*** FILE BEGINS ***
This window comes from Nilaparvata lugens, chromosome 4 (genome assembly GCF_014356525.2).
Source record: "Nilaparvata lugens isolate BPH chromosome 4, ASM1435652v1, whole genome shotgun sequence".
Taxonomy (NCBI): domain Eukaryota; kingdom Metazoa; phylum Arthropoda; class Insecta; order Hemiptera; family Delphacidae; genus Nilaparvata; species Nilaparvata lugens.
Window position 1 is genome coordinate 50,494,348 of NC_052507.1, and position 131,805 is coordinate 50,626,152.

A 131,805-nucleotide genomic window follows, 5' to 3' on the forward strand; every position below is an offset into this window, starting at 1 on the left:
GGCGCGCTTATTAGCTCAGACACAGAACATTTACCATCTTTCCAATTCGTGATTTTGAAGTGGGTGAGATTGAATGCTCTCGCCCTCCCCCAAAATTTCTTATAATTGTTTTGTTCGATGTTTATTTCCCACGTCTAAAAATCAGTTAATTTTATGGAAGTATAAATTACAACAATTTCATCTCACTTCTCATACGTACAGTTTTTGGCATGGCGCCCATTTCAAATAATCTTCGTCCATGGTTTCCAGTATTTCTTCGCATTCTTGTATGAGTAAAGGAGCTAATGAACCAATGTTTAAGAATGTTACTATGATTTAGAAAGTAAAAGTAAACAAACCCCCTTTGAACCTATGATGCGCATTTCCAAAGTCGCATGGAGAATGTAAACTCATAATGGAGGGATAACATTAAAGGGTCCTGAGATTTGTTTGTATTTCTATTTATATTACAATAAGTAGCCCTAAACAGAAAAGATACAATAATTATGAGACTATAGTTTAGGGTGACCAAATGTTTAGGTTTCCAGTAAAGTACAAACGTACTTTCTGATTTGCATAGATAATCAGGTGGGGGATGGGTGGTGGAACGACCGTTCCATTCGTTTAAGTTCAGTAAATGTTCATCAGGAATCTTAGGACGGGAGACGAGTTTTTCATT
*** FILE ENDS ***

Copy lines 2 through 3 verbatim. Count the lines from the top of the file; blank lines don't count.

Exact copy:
Source record: "Nilaparvata lugens isolate BPH chromosome 4, ASM1435652v1, whole genome shotgun sequence".
Taxonomy (NCBI): domain Eukaryota; kingdom Metazoa; phylum Arthropoda; class Insecta; order Hemiptera; family Delphacidae; genus Nilaparvata; species Nilaparvata lugens.